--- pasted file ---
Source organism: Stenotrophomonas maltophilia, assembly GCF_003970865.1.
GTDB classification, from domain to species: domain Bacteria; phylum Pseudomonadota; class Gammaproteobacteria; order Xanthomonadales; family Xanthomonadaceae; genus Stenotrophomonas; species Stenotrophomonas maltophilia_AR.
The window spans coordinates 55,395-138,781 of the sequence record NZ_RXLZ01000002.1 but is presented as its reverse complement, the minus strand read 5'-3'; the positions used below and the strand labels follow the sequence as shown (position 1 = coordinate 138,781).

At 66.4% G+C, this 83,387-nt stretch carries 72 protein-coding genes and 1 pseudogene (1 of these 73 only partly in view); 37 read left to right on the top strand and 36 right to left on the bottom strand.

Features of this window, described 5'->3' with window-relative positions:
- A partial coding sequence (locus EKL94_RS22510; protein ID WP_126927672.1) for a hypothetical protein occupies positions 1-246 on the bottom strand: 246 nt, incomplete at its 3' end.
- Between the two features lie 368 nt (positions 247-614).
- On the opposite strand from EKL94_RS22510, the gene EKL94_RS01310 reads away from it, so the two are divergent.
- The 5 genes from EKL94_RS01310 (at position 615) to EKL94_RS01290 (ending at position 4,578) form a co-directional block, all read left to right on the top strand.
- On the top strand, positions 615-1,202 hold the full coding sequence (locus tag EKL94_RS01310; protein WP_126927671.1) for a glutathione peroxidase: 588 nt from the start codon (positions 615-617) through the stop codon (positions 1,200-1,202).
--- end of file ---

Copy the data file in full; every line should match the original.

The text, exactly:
Source organism: Stenotrophomonas maltophilia, assembly GCF_003970865.1.
GTDB classification, from domain to species: domain Bacteria; phylum Pseudomonadota; class Gammaproteobacteria; order Xanthomonadales; family Xanthomonadaceae; genus Stenotrophomonas; species Stenotrophomonas maltophilia_AR.
The window spans coordinates 55,395-138,781 of the sequence record NZ_RXLZ01000002.1 but is presented as its reverse complement, the minus strand read 5'-3'; the positions used below and the strand labels follow the sequence as shown (position 1 = coordinate 138,781).

At 66.4% G+C, this 83,387-nt stretch carries 72 protein-coding genes and 1 pseudogene (1 of these 73 only partly in view); 37 read left to right on the top strand and 36 right to left on the bottom strand.

Features of this window, described 5'->3' with window-relative positions:
- A partial coding sequence (locus EKL94_RS22510; protein ID WP_126927672.1) for a hypothetical protein occupies positions 1-246 on the bottom strand: 246 nt, incomplete at its 3' end.
- Between the two features lie 368 nt (positions 247-614).
- On the opposite strand from EKL94_RS22510, the gene EKL94_RS01310 reads away from it, so the two are divergent.
- The 5 genes from EKL94_RS01310 (at position 615) to EKL94_RS01290 (ending at position 4,578) form a co-directional block, all read left to right on the top strand.
- On the top strand, positions 615-1,202 hold the full coding sequence (locus tag EKL94_RS01310; protein WP_126927671.1) for a glutathione peroxidase: 588 nt from the start codon (positions 615-617) through the stop codon (positions 1,200-1,202).